Are You Making these 5 Common Job Description Mistakes?
When job seekers scour the internet for a new job listing, they’ll be strongly influenced by each individual job description. They’ll search for keywords related to the jobs they’re interested in and click on job titles that grab their attention, so if you’re making several of the most common job description mistakes, you could be limiting how many job seekers are viewing or applying for your jobs.
Only 36 percent of candidates believe that job descriptions are clear, but 72 percent of hiring managers believe they are providing clear descriptions. While hiring managers know the job requirements and desired experience for the job, it’s up the recruiter to “sell” the job and ensure that all bases are covered in a single job description to reach the ideal group of job seekers. Make sure to avoid these common job description mistakes in order to increase the amount and quality of applications you receive.
5 Common Job Description Mistakes
1. Lack of Specificity - Job descriptions that lack specific information about the job will probably drive away many of the applicants you are looking for. Vague job descriptions are a turn-off for many applicants, and they do not want to apply for a job that they don’t understand, or if they do, they may not be the high quality applicants you desire. Although being specific may deter less-than-qualified applicants, you will receive applications from higher quality job seekers who fit the needs of the job. In this case, it’s about quality over quantity.
2. Forgetting Critical Points - Much like the specificity of your descriptions, you must make sure to cover all critical points to ensure job seekers understand what they are applying for. Forgetting to include the location of the job, the schooling or experience requirements or other key points will result in confusion from job seekers and possibly a lack of qualified applicants. These critical points are also valuable for searches on job board websites that allow visitors to search for jobs by title, location, salary, etc. The more data you include, the better chance you have of appearing in applicable search results.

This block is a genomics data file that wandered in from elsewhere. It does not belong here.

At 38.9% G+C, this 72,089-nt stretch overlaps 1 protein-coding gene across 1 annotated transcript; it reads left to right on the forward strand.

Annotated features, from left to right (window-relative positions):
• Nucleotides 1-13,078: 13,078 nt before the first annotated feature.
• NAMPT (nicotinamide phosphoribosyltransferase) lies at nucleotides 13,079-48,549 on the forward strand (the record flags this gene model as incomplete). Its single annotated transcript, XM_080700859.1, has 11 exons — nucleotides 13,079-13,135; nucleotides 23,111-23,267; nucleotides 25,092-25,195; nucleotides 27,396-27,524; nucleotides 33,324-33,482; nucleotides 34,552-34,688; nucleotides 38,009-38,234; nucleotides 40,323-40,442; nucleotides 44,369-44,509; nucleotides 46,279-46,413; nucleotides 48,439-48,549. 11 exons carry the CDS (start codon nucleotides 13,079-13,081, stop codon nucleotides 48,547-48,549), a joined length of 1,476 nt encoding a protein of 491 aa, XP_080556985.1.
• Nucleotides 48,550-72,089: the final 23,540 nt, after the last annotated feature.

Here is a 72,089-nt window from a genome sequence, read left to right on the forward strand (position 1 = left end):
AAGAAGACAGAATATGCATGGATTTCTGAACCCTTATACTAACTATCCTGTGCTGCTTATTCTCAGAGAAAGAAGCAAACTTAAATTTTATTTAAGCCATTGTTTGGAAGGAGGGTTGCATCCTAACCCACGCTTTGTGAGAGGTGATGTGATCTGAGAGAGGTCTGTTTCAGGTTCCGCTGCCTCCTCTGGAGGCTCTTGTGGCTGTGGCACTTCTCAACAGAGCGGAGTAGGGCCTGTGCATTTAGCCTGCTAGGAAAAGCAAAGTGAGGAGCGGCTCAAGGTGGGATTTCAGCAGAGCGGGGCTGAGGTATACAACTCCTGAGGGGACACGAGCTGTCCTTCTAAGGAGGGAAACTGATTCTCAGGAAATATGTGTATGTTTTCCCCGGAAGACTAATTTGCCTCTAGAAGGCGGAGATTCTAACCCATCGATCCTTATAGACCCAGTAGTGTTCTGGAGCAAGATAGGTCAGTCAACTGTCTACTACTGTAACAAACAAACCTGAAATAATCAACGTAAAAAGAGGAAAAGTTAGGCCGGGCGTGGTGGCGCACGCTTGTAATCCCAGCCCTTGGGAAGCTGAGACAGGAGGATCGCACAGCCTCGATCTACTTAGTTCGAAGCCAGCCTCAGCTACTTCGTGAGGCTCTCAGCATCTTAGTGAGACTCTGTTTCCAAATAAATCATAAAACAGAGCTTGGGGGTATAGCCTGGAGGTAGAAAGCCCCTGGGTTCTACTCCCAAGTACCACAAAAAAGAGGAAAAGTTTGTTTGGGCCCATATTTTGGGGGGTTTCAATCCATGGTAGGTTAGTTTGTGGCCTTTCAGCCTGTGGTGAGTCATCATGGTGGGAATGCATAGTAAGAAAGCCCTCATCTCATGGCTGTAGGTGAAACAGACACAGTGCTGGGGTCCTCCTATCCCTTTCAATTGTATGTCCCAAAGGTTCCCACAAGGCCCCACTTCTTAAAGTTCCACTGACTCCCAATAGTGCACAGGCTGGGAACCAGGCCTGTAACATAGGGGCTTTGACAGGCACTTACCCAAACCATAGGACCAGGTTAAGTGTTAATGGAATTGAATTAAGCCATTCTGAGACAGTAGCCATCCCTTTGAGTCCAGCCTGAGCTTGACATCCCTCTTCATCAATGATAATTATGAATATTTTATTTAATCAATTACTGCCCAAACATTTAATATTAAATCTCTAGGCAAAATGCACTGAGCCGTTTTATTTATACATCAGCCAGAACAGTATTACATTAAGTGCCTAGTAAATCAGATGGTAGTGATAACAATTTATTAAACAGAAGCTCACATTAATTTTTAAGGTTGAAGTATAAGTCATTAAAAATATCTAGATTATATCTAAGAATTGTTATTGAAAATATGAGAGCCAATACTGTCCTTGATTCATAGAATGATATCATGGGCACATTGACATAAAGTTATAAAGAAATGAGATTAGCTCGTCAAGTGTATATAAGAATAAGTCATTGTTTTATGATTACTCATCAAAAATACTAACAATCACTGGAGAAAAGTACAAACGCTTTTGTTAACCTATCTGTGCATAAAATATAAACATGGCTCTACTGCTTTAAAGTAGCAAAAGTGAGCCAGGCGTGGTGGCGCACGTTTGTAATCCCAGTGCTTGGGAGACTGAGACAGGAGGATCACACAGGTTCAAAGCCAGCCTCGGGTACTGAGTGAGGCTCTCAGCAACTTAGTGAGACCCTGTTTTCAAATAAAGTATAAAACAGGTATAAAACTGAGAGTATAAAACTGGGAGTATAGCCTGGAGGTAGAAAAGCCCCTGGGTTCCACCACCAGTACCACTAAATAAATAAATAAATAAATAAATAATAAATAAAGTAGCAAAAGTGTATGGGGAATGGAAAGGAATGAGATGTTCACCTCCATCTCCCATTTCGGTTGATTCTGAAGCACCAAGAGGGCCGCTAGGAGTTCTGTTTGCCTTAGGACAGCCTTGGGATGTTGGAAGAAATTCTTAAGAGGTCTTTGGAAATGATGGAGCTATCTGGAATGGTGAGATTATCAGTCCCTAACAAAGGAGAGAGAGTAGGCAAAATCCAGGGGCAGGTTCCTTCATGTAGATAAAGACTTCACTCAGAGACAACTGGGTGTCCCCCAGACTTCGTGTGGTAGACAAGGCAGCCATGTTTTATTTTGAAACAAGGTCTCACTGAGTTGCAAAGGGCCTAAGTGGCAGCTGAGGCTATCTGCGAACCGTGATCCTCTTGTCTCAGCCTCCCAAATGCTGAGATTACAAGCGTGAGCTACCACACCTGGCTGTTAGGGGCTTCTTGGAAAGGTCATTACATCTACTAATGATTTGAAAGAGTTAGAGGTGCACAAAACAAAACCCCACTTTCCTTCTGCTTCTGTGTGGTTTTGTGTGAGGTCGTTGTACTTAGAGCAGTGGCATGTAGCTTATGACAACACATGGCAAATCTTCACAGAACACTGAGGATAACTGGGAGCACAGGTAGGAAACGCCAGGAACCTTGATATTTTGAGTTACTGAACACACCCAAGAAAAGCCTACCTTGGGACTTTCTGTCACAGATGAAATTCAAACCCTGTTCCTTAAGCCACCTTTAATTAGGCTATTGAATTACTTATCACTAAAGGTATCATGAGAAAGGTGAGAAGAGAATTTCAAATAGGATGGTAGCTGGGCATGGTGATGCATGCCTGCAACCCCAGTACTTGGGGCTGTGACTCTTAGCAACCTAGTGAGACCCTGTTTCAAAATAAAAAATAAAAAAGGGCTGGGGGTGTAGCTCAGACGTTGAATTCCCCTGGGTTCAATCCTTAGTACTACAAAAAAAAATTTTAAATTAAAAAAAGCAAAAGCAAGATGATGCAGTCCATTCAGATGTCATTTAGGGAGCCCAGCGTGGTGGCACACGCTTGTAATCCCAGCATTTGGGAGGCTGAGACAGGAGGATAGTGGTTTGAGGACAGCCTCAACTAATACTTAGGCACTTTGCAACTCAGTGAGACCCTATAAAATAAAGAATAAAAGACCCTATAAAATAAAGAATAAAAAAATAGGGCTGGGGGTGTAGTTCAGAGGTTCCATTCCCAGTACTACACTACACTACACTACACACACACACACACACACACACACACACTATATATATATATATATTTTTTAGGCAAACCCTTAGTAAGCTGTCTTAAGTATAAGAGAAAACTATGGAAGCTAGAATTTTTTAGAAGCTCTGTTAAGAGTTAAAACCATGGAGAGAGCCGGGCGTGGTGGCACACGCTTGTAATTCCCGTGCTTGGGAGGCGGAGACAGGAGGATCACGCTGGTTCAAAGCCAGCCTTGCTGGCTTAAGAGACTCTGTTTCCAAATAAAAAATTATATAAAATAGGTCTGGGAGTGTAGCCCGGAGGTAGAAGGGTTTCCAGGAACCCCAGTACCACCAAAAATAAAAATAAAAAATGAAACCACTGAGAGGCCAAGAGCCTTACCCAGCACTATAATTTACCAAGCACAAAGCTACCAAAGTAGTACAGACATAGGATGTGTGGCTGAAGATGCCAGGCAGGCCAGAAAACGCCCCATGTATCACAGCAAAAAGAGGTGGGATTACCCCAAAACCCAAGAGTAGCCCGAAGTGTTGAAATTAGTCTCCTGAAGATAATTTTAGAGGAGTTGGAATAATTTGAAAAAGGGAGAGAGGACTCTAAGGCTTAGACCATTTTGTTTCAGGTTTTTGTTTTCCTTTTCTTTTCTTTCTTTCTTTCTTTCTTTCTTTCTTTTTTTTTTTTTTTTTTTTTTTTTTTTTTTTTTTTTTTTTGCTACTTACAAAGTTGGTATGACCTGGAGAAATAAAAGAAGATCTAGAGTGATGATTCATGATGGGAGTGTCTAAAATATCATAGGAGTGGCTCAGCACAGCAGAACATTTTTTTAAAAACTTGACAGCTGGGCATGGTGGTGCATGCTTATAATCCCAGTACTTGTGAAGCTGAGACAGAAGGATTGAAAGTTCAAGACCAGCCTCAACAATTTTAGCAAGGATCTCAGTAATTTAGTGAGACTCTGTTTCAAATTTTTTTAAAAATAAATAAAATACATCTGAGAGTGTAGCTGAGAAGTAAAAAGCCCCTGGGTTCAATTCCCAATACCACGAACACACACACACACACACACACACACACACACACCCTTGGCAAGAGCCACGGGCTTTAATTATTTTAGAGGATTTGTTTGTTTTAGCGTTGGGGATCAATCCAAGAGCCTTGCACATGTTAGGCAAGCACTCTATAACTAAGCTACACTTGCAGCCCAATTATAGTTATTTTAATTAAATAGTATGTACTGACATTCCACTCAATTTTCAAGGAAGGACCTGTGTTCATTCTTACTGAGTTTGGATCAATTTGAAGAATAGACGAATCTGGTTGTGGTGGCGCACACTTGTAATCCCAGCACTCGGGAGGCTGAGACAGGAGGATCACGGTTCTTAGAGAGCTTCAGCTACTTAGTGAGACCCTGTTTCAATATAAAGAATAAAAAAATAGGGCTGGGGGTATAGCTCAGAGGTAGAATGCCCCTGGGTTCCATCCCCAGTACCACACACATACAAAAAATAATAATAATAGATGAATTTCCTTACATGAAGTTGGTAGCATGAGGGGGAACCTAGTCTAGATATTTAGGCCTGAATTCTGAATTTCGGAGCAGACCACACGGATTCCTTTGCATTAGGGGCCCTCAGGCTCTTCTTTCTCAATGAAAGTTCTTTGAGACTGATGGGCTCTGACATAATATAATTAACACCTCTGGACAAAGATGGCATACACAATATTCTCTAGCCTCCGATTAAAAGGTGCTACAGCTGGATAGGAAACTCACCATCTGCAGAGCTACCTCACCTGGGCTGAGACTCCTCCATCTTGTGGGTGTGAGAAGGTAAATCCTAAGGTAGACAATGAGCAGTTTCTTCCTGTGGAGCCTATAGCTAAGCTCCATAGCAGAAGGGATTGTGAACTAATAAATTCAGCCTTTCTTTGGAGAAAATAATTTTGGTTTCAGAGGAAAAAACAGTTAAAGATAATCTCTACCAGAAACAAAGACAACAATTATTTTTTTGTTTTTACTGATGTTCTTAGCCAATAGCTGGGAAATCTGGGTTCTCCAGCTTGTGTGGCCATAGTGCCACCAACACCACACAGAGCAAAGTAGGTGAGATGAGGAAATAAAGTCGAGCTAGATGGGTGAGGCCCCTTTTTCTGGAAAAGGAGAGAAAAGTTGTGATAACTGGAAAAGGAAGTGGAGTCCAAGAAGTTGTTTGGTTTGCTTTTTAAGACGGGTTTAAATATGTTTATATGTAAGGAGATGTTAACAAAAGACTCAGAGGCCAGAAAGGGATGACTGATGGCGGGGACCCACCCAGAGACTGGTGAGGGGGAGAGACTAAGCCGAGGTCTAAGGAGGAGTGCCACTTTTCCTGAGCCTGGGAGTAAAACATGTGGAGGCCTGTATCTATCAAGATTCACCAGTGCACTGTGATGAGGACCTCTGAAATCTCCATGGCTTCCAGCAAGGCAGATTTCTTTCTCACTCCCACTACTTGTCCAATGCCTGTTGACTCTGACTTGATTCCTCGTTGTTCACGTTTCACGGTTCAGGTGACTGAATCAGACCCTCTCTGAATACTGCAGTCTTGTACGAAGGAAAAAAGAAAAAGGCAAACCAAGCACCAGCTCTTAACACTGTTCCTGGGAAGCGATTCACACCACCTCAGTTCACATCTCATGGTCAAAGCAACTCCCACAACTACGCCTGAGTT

3. Too Lengthy - Because job seekers have a short attention span and are likely looking at many job descriptions, lengthy descriptions may cause them to skip to the next one. Finding the balance between providing enough information without over-explaining will be the key to bringing in more applicants. For job descriptions that do require more in-depth descriptions, you can try adding a “read more” link to the full description. Look for similar jobs and competitors’ jobs to determine an appropriate length for job descriptions that will provide all of the necessary information without driving away visitors.
4. Inaccurate Information - While this may seem obvious, there are many incorrect job descriptions that are published online. Whether hiring managers provide job descriptions or recruiters write them, confirming the details multiple times is important to ensuring accurate information is published. If a candidate applies for a job and then learns it was incorrect, it could impair their candidate experience and cause a negative perception of the organization’s employer brand. In order to maintain a positive reputation among job seekers, always ensure the information provided in job descriptions is accurate, including the title, job responsibilities, requirements, pay, location, etc.
5. Poor Posting Locations - It’s important to expand the reach of your job descriptions and post them in appropriate locations that will receive traffic and ultimately clicks to apply. For some niche jobs, you may be able to locate specific websites that cater to job types. For others, make sure to post to commonly used job posting websites as well as social media and your company’s careers page. The more options job seekers have to view and apply for your jobs, the more applications you’ll receive, resulting in more opportunities to find the right candidate for the job.
Any of these issues could be a major turn-off to job seekers, or you could be attracting the wrong type of applicants with vague or incorrect descriptions. One of the best ways to avoid these mistakes is to work closely with hiring managers to clarify all information prior to publishing job descriptions online. Publish postings on a variety of websites and promote through social media and internal channels to increase reach and garner as many responses as possible to locate the perfect candidate.
When you receive applications, easily narrow them down using recorded video interviews. Rather than calling each applicant directly, invite them to record an interview and review their responses to determine who should move onto the next stage in the hiring process, helping you narrow down a large group without the extra time commitment.